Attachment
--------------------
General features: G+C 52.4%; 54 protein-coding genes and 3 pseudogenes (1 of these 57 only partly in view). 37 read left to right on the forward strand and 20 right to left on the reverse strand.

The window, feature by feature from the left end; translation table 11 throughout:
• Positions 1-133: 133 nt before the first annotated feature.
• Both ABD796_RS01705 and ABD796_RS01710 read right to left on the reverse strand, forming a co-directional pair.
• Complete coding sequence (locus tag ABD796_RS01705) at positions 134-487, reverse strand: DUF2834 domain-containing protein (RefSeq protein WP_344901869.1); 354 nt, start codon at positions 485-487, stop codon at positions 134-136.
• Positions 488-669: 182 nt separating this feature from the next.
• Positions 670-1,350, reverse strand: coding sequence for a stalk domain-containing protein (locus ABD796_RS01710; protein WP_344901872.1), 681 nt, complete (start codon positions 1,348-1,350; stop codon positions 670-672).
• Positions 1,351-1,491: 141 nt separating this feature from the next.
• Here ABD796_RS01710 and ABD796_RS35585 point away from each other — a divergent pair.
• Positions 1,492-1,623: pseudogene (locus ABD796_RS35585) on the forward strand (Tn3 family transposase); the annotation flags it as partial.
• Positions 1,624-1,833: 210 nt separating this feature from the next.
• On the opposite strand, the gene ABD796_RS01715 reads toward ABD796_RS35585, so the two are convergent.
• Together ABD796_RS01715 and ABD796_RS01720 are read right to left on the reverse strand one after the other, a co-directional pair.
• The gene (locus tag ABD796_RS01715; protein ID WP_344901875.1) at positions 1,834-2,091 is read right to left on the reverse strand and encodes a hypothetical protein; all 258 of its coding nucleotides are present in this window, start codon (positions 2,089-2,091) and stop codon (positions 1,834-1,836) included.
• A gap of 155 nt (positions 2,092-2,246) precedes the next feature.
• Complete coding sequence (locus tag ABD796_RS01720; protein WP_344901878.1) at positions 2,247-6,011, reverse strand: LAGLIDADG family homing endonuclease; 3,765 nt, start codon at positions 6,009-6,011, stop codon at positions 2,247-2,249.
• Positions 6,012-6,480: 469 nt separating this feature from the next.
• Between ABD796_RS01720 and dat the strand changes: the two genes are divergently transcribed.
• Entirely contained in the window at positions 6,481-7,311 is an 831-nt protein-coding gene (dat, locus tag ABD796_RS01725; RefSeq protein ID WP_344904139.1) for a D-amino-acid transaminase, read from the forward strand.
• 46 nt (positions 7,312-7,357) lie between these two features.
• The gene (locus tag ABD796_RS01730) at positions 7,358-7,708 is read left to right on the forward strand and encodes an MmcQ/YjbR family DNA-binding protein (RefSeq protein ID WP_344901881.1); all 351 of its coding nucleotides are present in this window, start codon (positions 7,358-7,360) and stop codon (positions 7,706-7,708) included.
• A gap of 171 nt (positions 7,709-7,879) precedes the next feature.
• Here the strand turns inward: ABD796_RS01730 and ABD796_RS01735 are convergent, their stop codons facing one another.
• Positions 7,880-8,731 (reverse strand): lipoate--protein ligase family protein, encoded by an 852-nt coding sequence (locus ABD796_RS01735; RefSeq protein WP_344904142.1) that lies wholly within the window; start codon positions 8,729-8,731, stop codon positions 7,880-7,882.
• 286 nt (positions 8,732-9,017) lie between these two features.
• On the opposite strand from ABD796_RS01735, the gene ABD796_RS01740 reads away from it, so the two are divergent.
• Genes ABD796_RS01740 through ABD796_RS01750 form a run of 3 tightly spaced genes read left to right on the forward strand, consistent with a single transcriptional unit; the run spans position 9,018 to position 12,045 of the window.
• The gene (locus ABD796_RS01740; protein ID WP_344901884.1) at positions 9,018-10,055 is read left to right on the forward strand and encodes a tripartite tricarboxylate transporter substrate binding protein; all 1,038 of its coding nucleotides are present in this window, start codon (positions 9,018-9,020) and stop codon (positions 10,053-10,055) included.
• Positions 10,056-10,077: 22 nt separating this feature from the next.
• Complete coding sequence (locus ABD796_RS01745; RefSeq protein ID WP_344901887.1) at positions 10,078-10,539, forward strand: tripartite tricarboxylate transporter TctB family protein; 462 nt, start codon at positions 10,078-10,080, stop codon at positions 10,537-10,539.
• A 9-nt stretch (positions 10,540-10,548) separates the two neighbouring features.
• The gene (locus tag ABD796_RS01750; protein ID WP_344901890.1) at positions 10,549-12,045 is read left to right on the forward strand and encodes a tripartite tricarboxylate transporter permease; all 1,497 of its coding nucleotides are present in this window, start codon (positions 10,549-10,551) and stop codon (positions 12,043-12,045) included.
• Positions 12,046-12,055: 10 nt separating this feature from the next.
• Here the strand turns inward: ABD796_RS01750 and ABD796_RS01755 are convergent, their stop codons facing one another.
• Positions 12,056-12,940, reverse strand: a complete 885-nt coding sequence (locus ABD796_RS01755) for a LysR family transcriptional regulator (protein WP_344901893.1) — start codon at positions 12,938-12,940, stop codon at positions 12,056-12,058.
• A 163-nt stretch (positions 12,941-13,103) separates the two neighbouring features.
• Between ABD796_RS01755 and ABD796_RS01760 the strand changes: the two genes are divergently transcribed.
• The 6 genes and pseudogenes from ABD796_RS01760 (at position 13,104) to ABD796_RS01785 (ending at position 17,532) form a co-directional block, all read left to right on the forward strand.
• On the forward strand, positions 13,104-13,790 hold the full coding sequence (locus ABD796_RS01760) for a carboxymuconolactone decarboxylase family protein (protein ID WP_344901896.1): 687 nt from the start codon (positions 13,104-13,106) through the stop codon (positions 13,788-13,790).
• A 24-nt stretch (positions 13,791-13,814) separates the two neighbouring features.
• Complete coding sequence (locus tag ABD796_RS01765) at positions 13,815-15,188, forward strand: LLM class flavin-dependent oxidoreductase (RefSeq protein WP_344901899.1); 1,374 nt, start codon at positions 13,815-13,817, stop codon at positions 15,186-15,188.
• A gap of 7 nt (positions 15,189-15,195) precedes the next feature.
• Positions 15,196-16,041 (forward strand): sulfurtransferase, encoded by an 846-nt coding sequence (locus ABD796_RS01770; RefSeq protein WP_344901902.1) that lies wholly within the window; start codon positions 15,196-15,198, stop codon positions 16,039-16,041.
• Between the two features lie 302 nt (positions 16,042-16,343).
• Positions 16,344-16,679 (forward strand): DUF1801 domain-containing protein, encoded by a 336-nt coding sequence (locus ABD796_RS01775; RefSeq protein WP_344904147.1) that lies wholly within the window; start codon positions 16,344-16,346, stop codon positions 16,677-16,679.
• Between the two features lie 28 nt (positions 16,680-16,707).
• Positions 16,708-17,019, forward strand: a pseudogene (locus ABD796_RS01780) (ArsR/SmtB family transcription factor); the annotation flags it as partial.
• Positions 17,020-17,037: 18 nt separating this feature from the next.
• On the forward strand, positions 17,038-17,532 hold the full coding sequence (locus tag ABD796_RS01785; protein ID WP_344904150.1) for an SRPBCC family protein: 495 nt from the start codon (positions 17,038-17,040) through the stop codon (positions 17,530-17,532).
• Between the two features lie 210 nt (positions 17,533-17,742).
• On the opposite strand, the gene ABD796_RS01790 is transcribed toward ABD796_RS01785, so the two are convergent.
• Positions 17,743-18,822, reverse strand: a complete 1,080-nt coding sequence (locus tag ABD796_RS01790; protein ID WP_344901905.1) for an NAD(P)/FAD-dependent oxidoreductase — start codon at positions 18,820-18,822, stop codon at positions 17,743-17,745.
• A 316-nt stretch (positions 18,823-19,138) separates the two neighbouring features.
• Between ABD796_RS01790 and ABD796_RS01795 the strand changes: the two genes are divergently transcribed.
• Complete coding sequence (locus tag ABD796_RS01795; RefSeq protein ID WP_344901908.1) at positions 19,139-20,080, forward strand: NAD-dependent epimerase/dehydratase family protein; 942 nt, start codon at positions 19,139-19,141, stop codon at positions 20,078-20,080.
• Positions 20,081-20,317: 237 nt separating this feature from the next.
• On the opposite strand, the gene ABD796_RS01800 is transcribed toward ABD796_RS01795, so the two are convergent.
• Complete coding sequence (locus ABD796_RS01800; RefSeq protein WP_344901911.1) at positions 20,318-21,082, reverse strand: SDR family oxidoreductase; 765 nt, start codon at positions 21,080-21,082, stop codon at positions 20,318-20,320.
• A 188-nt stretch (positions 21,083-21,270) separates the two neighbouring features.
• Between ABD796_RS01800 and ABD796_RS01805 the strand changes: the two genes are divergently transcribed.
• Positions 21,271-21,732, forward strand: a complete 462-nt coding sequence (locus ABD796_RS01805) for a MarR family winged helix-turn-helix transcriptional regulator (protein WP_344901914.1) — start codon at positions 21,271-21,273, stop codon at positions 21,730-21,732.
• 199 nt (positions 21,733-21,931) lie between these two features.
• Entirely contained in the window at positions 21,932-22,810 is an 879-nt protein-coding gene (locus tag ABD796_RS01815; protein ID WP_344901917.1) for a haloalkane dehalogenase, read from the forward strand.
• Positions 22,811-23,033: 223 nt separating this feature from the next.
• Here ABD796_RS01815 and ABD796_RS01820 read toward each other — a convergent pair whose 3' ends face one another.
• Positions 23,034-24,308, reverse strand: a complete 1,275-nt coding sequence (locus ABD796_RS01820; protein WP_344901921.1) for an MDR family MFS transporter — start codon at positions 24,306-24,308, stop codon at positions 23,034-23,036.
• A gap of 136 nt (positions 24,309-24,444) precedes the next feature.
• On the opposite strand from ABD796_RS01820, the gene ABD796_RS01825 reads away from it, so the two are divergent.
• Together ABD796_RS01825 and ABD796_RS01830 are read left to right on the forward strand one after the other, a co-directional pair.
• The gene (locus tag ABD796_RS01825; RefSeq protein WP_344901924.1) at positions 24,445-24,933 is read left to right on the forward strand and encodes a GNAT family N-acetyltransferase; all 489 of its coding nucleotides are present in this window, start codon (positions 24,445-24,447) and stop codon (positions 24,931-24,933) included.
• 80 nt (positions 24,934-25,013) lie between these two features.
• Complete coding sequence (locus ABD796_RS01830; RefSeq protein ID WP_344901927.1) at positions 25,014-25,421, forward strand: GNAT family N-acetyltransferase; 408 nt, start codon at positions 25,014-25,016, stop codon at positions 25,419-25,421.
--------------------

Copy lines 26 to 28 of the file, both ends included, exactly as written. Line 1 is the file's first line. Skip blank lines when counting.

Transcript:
• On the opposite strand from ABD796_RS01735, the gene ABD796_RS01740 reads away from it, so the two are divergent.
• Genes ABD796_RS01740 through ABD796_RS01750 form a run of 3 tightly spaced genes read left to right on the forward strand, consistent with a single transcriptional unit; the run spans position 9,018 to position 12,045 of the window.
• The gene (locus ABD796_RS01740; protein ID WP_344901884.1) at positions 9,018-10,055 is read left to right on the forward strand and encodes a tripartite tricarboxylate transporter substrate binding protein; all 1,038 of its coding nucleotides are present in this window, start codon (positions 9,018-9,020) and stop codon (positions 10,053-10,055) included.